One day last November, Aceondra Cartledge found her son, the typically energetic Naji Harris, leaning on items in the room to support himself after coming home from football practice.
A battery of medical tests found nothing wrong. It was only a scare.
That is, until February rolled around. That's when Harris, a tireless worker in the Lakeside High School football weight room, couldn't do his normal lifts.
"I had to kind of help him walk to the stairs to get to the (emergency room)," Cartledge said.
She remembers her son's demeanor and body language changing overnight. He couldn't walk. In fact, he couldn't do anything for himself.
"We went from one hospital to the next," she said. "Our whole world turned upside down. They found lesions on his brain. ... They did a spinal tap to confirm what they thought was MS."
The diagnosis was multiple sclerosis. According to the National MS Society, "multiple sclerosis is a chronic, often disabling disease that attacks the central nervous system. ... Symptoms may be mild, such as numbness in the limbs, or severe, such as paralysis or loss of vision."
When Lakeside coach Jarrett Troxler found out, he was crushed.
"When I saw him that first day ... especially me having my son last August -- I have a 1-year-old -- it makes you realize how precious life is. It just broke my heart."
Harris admitted being in denial at first. Whenever someone would start a conversation about it, he would just ignore it.
What his mother expected to be a short trip to the hospital for tests turned into a two-week nightmare.
Harris spent seven days at Medical College of Georgia Children's Medical Center. Then, he was hospitalized in Walton Rehabilitation Hospital for seven more.
Harris said the outpouring of support kept him focused on facing the disease. Cartledge couldn't believe how many people came to see her son.
"We were surrounded by nothing but positive people," she said. "His dad's family lives in Athens, Ga. The whole family came down.
"Even his elementary school teachers came. I was so surprised to see everyone come together."
Mitzi Williams, Harris' doctor and the medical director of the Augusta MS Center, said most people diagnosed with MS have the relapsing/remitting type.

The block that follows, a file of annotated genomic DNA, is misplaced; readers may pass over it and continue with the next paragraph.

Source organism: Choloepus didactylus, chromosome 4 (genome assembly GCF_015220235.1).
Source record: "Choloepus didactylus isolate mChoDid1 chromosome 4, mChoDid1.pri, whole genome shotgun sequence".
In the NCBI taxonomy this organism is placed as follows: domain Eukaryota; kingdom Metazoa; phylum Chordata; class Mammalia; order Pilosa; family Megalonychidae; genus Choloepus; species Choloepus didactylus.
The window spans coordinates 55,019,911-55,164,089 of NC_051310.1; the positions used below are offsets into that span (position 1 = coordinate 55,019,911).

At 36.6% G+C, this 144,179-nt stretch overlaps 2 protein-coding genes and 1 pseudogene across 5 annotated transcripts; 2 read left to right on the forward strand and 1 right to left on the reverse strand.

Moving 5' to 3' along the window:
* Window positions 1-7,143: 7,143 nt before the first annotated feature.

"They have very severe symptoms early on, but they can get better and go back to normal," she said. "He's been fortunate in that he pretty much has recovered."
Thus, the junior whom his coach never expected to play football again was back out with his teammates for spring practice.
"At first, he was slurring, couldn't walk," Troxler said. "Now, he's running routes ... and leading everybody in drills. He'll say, 'Don't get tired. I couldn't walk this spring.' "
Harris will play some this season for the Panthers at slot receiver and special teams. Troxler has named him one of the captains for the season opener Aug. 27 at home against Glenn Hills.
Harris hasn't had an episode since February. He had to alter his diet -- less fried foods, to his chagrin -- and goes once a month for treatments. It doesn't stop him from going to the school on weekends and spending hours upon hours practicing with buddies Javeon Brigham, a sophomore linebacker, and Jamal Walton, a junior cornerback.
Along with the support of his friends and family, Harris said he appreciated the help of the Lakeside High School Booster Club.
"When we got back home, people had signed up to bring food to the house," he said. "That really helped us out."
Cartledge said the situation made her thankful she acted quickly. Some parents, she said, are inclined to brush aside symptoms.
"Be aware," she cautioned.
As for football, Williams said the only concern is working the body too hard in extremely hot conditions. Harris said his coaches have been supportive, allowing him to take breaks or get water whenever he needs them.
Harris said he never thought he was finished playing.
"I never let that enter my mind," he said sternly. "I always knew I'd play again. I said, 'I'm going to play. I'm going to play.'"
The Columbia County News-Times ©2013. All Rights Reserved.